When it comes to weight gain, the problem may be mostly in our heads, and our genes
Shawn Hayward, The Neuro
Clinicians should consider how the way we think can make us vulnerable to obesity, and how obesity is genetically intertwined with brain structure and mental performance, according to new research.
Researchers found that people with higher a body mass index (BMI) showed reduced cognitive flexibility, ability to delay gratification, visuospatial ability and verbal memory. They also found that people with increased BMI tended to have a thicker left prefrontal cortex and a thinner right prefrontal cortex. Previous studies have shown damage to the right prefrontal cortex can lead to increased eating.
Subjects with higher BMI also had increased volume in the left amygdala, which is believed to play a role in response to food cues. They also had decreased volume in the entorhinal-parahippocampal structures, which are associated with episodic memory and context mediation. This suggests a model where people prone to obesity are more sensitive to visual food cues, and less able to resist them by considering the negative context of eating, like weight gain.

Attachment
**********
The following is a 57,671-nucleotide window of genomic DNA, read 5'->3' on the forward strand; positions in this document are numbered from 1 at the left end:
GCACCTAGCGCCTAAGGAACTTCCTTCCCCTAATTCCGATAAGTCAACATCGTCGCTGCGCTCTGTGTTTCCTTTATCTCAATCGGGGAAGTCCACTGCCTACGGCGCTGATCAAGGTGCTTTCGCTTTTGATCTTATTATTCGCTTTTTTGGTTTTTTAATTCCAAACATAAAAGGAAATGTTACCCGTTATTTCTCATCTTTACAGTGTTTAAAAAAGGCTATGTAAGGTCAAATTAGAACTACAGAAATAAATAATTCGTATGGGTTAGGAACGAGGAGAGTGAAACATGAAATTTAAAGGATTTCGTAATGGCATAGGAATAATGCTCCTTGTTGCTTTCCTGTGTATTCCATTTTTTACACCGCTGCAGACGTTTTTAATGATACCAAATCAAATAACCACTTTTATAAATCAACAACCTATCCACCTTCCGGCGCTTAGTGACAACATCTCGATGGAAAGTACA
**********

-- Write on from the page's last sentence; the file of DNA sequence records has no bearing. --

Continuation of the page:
Many of the subjects were siblings, including fraternal and identical twins. This allowed researchers to determine the heritability of the traits as well as obesity, measured by BMI. Using statistical methods, researchers found that many of the cognitive and neurological traits have genetic links with obesity. This suggests the role genetics play in obesity is manifested at least partially through brain anatomy and cognitive functions.
“This research will be useful in developing interventions to help people with obesity,” says study’s lead author, Uku Vainik, a researcher at The Neuro and the Institute of Psychology at University of Tartu, Estonia. “Modifying neurobehavioural factors with cognitive training, to improve people’s ability to resist food, for example, could hold promise. Interventions shouldn’t just focus on diet, but also acknowledge the neurobehavioural profile that obesity is genetically intertwined with. Such interventions might help people to stay lean despite their genetic signature.”
“This work adds support to the theory that body weight in humans is partly under control of higher-level brain systems involved in cognition, decision-making and motivation,” says Dr. Alain Dagher, the paper’s senior author. “Furthermore, individual differences in these brain systems that regulate food intake appear to be moderately heritable.”
This study was supported by funds from the Canadian Institutes of Health Research and the Natural Sciences and Engineering Research Council. Uku Vainik was supported by the Estonian Research Council, and Fonds de recherche du Québec – Santé (FRQS)
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